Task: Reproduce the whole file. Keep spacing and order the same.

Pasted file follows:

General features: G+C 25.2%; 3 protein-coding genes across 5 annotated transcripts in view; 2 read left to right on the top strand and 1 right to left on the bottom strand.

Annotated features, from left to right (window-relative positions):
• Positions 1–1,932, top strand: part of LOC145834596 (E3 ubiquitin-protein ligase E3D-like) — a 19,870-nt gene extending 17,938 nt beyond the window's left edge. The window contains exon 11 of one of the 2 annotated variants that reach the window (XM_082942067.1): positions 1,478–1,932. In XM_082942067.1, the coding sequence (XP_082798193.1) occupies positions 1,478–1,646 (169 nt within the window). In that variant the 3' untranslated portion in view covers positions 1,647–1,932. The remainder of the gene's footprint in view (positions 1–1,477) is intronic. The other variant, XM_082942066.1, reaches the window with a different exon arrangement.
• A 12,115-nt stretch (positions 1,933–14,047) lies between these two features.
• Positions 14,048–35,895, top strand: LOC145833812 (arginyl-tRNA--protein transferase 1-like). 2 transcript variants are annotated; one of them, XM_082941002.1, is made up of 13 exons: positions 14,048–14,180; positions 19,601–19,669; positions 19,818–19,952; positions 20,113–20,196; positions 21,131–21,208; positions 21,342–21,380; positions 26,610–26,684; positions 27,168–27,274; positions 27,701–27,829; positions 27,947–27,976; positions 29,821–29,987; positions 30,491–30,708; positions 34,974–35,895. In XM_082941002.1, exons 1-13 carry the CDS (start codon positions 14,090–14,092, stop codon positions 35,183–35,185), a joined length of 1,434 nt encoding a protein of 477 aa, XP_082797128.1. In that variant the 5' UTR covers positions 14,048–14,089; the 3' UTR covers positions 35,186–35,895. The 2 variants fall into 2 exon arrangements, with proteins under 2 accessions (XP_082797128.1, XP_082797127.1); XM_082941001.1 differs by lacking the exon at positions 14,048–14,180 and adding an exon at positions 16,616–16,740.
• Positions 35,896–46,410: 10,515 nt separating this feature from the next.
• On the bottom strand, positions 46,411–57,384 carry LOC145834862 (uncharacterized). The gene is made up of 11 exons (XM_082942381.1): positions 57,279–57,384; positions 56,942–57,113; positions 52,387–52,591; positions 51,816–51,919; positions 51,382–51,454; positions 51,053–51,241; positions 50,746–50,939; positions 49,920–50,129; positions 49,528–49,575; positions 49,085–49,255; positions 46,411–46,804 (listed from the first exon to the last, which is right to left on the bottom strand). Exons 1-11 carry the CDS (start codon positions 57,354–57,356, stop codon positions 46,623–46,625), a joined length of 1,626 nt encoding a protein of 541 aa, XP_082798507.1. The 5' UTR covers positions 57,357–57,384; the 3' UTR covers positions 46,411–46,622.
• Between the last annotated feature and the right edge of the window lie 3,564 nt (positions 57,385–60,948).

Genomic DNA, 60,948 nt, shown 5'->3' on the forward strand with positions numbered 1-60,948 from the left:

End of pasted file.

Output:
General features: G+C 25.2%; 3 protein-coding genes across 5 annotated transcripts in view; 2 read left to right on the top strand and 1 right to left on the bottom strand.

Annotated features, from left to right (window-relative positions):
• Positions 1–1,932, top strand: part of LOC145834596 (E3 ubiquitin-protein ligase E3D-like) — a 19,870-nt gene extending 17,938 nt beyond the window's left edge. The window contains exon 11 of one of the 2 annotated variants that reach the window (XM_082942067.1): positions 1,478–1,932. In XM_082942067.1, the coding sequence (XP_082798193.1) occupies positions 1,478–1,646 (169 nt within the window). In that variant the 3' untranslated portion in view covers positions 1,647–1,932. The remainder of the gene's footprint in view (positions 1–1,477) is intronic. The other variant, XM_082942066.1, reaches the window with a different exon arrangement.
• A 12,115-nt stretch (positions 1,933–14,047) lies between these two features.
• Positions 14,048–35,895, top strand: LOC145833812 (arginyl-tRNA--protein transferase 1-like). 2 transcript variants are annotated; one of them, XM_082941002.1, is made up of 13 exons: positions 14,048–14,180; positions 19,601–19,669; positions 19,818–19,952; positions 20,113–20,196; positions 21,131–21,208; positions 21,342–21,380; positions 26,610–26,684; positions 27,168–27,274; positions 27,701–27,829; positions 27,947–27,976; positions 29,821–29,987; positions 30,491–30,708; positions 34,974–35,895. In XM_082941002.1, exons 1-13 carry the CDS (start codon positions 14,090–14,092, stop codon positions 35,183–35,185), a joined length of 1,434 nt encoding a protein of 477 aa, XP_082797128.1. In that variant the 5' UTR covers positions 14,048–14,089; the 3' UTR covers positions 35,186–35,895. The 2 variants fall into 2 exon arrangements, with proteins under 2 accessions (XP_082797128.1, XP_082797127.1); XM_082941001.1 differs by lacking the exon at positions 14,048–14,180 and adding an exon at positions 16,616–16,740.
• Positions 35,896–46,410: 10,515 nt separating this feature from the next.
• On the bottom strand, positions 46,411–57,384 carry LOC145834862 (uncharacterized). The gene is made up of 11 exons (XM_082942381.1): positions 57,279–57,384; positions 56,942–57,113; positions 52,387–52,591; positions 51,816–51,919; positions 51,382–51,454; positions 51,053–51,241; positions 50,746–50,939; positions 49,920–50,129; positions 49,528–49,575; positions 49,085–49,255; positions 46,411–46,804 (listed from the first exon to the last, which is right to left on the bottom strand). Exons 1-11 carry the CDS (start codon positions 57,354–57,356, stop codon positions 46,623–46,625), a joined length of 1,626 nt encoding a protein of 541 aa, XP_082798507.1. The 5' UTR covers positions 57,357–57,384; the 3' UTR covers positions 46,411–46,622.
• Between the last annotated feature and the right edge of the window lie 3,564 nt (positions 57,385–60,948).

Genomic DNA, 60,948 nt, shown 5'->3' on the forward strand with positions numbered 1-60,948 from the left: